The Richard Commission reported in March 2004. It recommended that the National Assembly should have powers to legislate in certain areas, whilst others would remain the preserve of Westminster, it recommended changing the electoral system to the single transferable vote which would produce greater proportionality. In response, the British government, in its Better Governance for Wales White Paper, published on 15 June 2005, proposed a more permissive law-making system for the Welsh Assembly based on the use of Parliamentary Orders in Council. In so doing, the Government rejected many of the cross party Richard Commission's recommendations; this has attracted criticism from opposition others. The Government of Wales Act 2006 received Royal Assent on 25 July 2006, it conferred on the Assembly legislative powers similar to other devolved legislatures through the ability to pass Assembly Measures concerning matters that are devolved. Requests for further legislative powers made through legislative competence requests were subject to the veto of the Secretary of State for Wales, House of Commons or House of Lords.
The Act reformed the assembly to a parliamentary-type structure, establishing the Welsh Government as an entity separate from, but accountable to the National Assembly. It enables the Assembly to legislate within its devolved fields; the Act reforms the Assembly's electoral system. It prevents individuals from standing as candidates in regional seats; this aspect of the act was subject to a great deal of criticism, most notably from the Electoral Commission. The Act was criticised. Plaid Cymru, the Official Opposition in the National Assembly from 1999–2007, attacked it for not delivering a fully-fledged parliament. Many commentators have criticised the Labour Party's partisan attempt to alter the electoral system. By preventing regional Assembly Members from standing in constituency seats the party has been accused of changing the rules to protect constituency representatives. Labour had 29 members in the Assembly at the time; the changes to the Assembly's powers were commenced on 4 May 2007, after the election.
Following a referendum on 3 March 2011, the Welsh Assembly gained direct law making powers, without the need to consult Westminster. The Conservative-Liberal coalition government created the Commission on Devolution in Wales
The United Kingdom the United Kingdom of Great Britain and Northern Ireland, sometimes referred to as Britain, is a sovereign country located off the north-western coast of the European mainland. The United Kingdom includes the island of Great Britain, the north-eastern part of the island of Ireland, many smaller islands. Northern Ireland is the only part of the United Kingdom that shares a land border with another sovereign state, the Republic of Ireland. Apart from this land border, the United Kingdom is surrounded by the Atlantic Ocean, with the North Sea to the east, the English Channel to the south and the Celtic Sea to the south-west, giving it the 12th-longest coastline in the world; the Irish Sea lies between Great Ireland. With an area of 242,500 square kilometres, the United Kingdom is the 78th-largest sovereign state in the world, it is the 22nd-most populous country, with an estimated 66.0 million inhabitants in 2017. The UK is constitutional monarchy; the current monarch is Queen Elizabeth II, who has reigned since 1952, making her the longest-serving current head of state.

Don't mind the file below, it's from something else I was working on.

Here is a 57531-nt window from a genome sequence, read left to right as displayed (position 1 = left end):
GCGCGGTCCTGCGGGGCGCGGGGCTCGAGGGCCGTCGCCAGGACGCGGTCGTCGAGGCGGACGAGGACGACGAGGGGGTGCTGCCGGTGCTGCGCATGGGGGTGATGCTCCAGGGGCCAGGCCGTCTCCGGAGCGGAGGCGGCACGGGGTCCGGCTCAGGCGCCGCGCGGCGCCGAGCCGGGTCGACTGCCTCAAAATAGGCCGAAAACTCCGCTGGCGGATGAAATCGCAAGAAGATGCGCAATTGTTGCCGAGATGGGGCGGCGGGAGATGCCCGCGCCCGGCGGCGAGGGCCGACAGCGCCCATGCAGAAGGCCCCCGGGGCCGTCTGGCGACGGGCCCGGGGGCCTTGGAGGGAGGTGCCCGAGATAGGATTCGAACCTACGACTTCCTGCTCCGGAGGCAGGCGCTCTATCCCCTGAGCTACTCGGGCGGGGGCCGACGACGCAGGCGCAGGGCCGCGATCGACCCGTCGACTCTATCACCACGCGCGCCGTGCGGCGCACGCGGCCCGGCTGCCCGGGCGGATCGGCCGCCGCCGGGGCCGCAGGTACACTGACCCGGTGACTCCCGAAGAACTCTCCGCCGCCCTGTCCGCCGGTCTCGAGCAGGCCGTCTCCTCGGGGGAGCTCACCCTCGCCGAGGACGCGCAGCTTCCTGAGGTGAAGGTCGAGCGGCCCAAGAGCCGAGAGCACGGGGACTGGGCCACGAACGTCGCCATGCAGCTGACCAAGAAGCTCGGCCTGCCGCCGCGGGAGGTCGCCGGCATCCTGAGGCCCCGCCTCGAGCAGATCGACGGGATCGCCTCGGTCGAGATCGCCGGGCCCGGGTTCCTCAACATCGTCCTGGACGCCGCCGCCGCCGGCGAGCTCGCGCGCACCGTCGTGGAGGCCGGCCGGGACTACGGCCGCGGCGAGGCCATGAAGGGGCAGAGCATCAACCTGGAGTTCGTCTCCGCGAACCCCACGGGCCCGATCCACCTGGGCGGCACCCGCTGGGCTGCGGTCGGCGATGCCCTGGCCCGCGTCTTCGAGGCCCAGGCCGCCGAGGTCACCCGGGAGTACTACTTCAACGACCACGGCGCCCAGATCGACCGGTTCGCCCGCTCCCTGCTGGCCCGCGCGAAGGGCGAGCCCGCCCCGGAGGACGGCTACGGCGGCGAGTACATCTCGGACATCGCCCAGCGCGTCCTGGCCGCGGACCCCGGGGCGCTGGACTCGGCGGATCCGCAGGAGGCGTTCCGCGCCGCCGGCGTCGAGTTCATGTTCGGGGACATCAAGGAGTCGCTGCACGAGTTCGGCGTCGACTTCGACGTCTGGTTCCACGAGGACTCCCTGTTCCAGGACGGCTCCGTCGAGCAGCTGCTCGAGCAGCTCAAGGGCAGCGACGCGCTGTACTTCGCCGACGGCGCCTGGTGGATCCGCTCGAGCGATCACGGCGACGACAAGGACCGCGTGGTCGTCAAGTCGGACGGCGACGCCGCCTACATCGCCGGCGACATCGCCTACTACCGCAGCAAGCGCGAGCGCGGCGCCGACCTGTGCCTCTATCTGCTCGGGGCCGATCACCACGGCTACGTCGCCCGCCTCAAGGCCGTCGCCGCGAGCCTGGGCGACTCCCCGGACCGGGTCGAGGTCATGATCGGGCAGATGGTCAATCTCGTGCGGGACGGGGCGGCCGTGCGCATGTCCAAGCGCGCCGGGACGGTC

The United Kingdom's capital and largest city is London, a global city and financial centre with an urban area population of 10.3 million. Other major urban areas in the UK include Greater Manchester, the West Midlands and West Yorkshire conurbations, Greater Glasgow and the Liverpool Built-up Area; the United Kingdom consists of four constituent countries: England, Scotland and Northern Ireland. Their capitals are London, Edinburgh and Belfast, respectively. Apart from England, the countries have their own devolved governments, each with varying powers, but such power is delegated by the Parliament of the United Kingdom, which may enact laws unilaterally altering or abolishing devolution; the nearby Isle of Man, Bailiwick of Guernsey and Bailiwick of Jersey are not part of the UK, being Crown dependencies with the British Government responsible for defence and international representation. The medieval conquest and subsequent annexation of Wales by the Kingdom of England, followed by the union between England and Scotland in 1707 to form the Kingdom of Great Britain, the union in 1801 of Great Britain with the Kingdom of Ireland created the United Kingdom of Great Britain and Ireland.